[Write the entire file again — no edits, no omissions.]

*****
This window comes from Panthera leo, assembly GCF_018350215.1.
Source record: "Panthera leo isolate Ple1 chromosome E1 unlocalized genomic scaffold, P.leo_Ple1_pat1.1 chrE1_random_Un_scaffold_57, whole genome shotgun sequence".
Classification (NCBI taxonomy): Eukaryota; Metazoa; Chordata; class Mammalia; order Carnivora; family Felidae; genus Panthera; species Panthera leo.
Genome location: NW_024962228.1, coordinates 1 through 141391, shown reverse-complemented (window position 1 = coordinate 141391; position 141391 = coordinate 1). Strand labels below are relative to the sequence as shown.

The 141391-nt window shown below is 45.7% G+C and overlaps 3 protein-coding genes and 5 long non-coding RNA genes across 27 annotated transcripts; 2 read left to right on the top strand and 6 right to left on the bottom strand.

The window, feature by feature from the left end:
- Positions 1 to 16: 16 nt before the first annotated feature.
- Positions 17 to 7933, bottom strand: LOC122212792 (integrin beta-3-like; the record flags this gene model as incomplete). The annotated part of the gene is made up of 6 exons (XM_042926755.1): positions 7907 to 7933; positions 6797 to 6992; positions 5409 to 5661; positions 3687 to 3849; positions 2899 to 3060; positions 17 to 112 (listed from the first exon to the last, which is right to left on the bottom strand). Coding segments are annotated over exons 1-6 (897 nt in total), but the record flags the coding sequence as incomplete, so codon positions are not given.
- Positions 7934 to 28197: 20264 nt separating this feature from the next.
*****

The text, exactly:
This window comes from Panthera leo, assembly GCF_018350215.1.
Source record: "Panthera leo isolate Ple1 chromosome E1 unlocalized genomic scaffold, P.leo_Ple1_pat1.1 chrE1_random_Un_scaffold_57, whole genome shotgun sequence".
Classification (NCBI taxonomy): Eukaryota; Metazoa; Chordata; class Mammalia; order Carnivora; family Felidae; genus Panthera; species Panthera leo.
Genome location: NW_024962228.1, coordinates 1 through 141391, shown reverse-complemented (window position 1 = coordinate 141391; position 141391 = coordinate 1). Strand labels below are relative to the sequence as shown.

The 141391-nt window shown below is 45.7% G+C and overlaps 3 protein-coding genes and 5 long non-coding RNA genes across 27 annotated transcripts; 2 read left to right on the top strand and 6 right to left on the bottom strand.

The window, feature by feature from the left end:
- Positions 1 to 16: 16 nt before the first annotated feature.
- Positions 17 to 7933, bottom strand: LOC122212792 (integrin beta-3-like; the record flags this gene model as incomplete). The annotated part of the gene is made up of 6 exons (XM_042926755.1): positions 7907 to 7933; positions 6797 to 6992; positions 5409 to 5661; positions 3687 to 3849; positions 2899 to 3060; positions 17 to 112 (listed from the first exon to the last, which is right to left on the bottom strand). Coding segments are annotated over exons 1-6 (897 nt in total), but the record flags the coding sequence as incomplete, so codon positions are not given.
- Positions 7934 to 28197: 20264 nt separating this feature from the next.